Running SAP NetWeaver on Microsoft Azure SUSE Linux VMs

This article describes various things to consider when you're running SAP NetWeaver on Microsoft Azure SUSE Linux virtual machines (VMs). As of May 19, 2016 SAP NetWeaver is officially supported on SUSE Linux VMs on Azure. All details regarding Linux versions, SAP kernel versions, and other prerequisites can be found in SAP Note 1928533 "SAP Applications on Azure: Supported Products and Azure VM types". Further documentation about SAP on Linux VMs can be found here: Using SAP on Linux virtual machines (VMs).

The following information should help you avoid some potential pitfalls.

SUSE images on Azure for running SAP

For running SAP NetWeaver on Azure, use SUSE Linux Enterprise Server SLES 12 (SPx) or SLES for SAP - see also SAP note 1928533. A special SUSE image is in the Azure Marketplace ("SLES 11 SP3 for SAP CAL"), but the image is not intended for general usage. Do not use this image because it's reserved for the SAP Cloud Appliance Library solution.

You need to use the Azure Resource Manager deployment framework for all installations on Azure. To look for SUSE SLES images and versions by using Azure PowerShell or the Azure command-line interface (CLI), use the commands shown below. You can then use the output, for example, to define the OS image in a JSON template for deploying a new SUSE Linux VM. These PowerShell commands are valid for Azure PowerShell version 1.0.1 and later.

While it's still possible to use the standard SLES images for SAP installations, it's recommended to make use of the new SLES for SAP images. These images are available now in the Azure image gallery. More information about these images can be found on the corresponding Azure Marketplace page or the SUSE FAQ web page about SLES for SAP.

  • Look for existing publishers, including SUSE:

    PS  : Get-AzureRmVMImagePublisher -Location "West Europe"  | where-object { $_.publishername -like "*US*"  }
    CLI : azure vm image list-publishers westeurope | grep "US"
    
  • Look for existing offerings from SUSE:

    PS  : Get-AzureRmVMImageOffer -Location "West Europe" -Publisher "SUSE"
    CLI : azure vm image list-offers westeurope SUSE
    
  • Look for SUSE SLES offerings:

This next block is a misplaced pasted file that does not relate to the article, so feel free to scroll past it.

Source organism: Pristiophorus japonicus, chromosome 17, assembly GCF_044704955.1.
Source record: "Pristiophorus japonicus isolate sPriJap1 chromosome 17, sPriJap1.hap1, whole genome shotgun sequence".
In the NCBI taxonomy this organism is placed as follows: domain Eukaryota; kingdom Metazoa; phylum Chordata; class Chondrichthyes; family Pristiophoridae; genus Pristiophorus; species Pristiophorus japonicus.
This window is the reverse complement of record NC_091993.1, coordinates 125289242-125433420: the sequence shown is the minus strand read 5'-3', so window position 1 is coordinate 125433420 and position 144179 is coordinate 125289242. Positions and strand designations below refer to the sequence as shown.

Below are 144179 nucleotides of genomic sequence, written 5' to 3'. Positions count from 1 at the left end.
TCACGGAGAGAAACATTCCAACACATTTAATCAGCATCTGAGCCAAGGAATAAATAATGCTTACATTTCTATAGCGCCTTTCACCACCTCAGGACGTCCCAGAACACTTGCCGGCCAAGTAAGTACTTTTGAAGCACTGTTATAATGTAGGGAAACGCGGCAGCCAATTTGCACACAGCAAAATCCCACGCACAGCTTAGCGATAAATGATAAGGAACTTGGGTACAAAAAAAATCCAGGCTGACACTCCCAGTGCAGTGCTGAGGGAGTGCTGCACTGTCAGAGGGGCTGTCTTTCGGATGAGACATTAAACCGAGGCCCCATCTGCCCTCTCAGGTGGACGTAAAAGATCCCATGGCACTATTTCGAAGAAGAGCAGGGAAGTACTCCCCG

PS  : Get-AzureRmVMImageSku -Location "West Europe" -Publisher "SUSE" -Offer "SLES"
    PS  : Get-AzureRmVMImageSku -Location "West Europe" -Publisher "SUSE" -Offer "SLES-SAP"
    CLI : azure vm image list-skus westeurope SUSE SLES
    CLI : azure vm image list-skus westeurope SUSE SLES-SAP
    
  • Look for a specific version of a SLES SKU:

    PS  : Get-AzureRmVMImage -Location "West Europe" -Publisher "SUSE" -Offer "SLES" -skus "12-SP2"
    PS  : Get-AzureRmVMImage -Location "West Europe" -Publisher "SUSE" -Offer "SLES-SAP" -skus "12-SP2"
    CLI : azure vm image list westeurope SUSE SLES 12-SP2
    CLI : azure vm image list westeurope SUSE SLES-SAP 12-SP2
    

Installing WALinuxAgent in a SUSE VM

The agent called WALinuxAgent is part of the SLES images in the Azure Marketplace. For information about installing it manually (for example, when uploading a SLES OS virtual hard disk (VHD) from on-premises), see:

SAP "enhanced monitoring"

SAP "enhanced monitoring" is a mandatory prerequisite to run SAP on Azure. Check details in SAP note 2191498 "SAP on Linux with Azure: Enhanced Monitoring".

Attaching Azure data disks to an Azure Linux VM

Never mount Azure data disks to an Azure Linux VM by using the device ID. Instead, use the universally unique identifier (UUID). Be careful when you use graphical tools to mount Azure data disks, for example. Double-check the entries in /etc/fstab.

The issue with the device ID is that it might change, and then the Azure VM might hang in the boot process. To mitigate the issue, you could add the nofail parameter in /etc/fstab. But, be careful with nofail because applications might use the mount point as before, and might write into the root file system in case an external Azure data disk wasn't mounted during the boot.

The only exception to mounting via UUID is attaching an OS disk for troubleshooting purposes, as described in the section that follow.

Troubleshooting a SUSE VM that isn't accessible anymore

There might be situations where a SUSE VM on Azure hangs in the boot process (for example, with an error related to mounting disks). You can verify this issue by using the boot diagnostics feature for Azure Virtual Machines v2 in the Azure portal. For more information, see Boot diagnostics.

One way to solve the problem is to attach the OS disk from the damaged VM to another SUSE VM on Azure. Then make appropriate changes like editing /etc/fstab or removing network udev rules, as described in the next section.

There is one important thing to consider. Deploying several SUSE VMs from the same Azure Marketplace image (for example, SLES 11 SP4) causes the OS disk to always be mounted by the same UUID. Therefore, using the UUID to attach an OS disk from a different VM that was deployed by using the same Azure Marketplace image results in two identical UUIDs. Two identical UUIDs cause the VM used for troubleshooting, booting from the attached and damaged OS disk instead of the original OS disk.

There are two ways to avoid problems:

  • Use a different Azure Marketplace image for the troubleshooting VM (for example, SLES 11 SPx instead of SLES 12).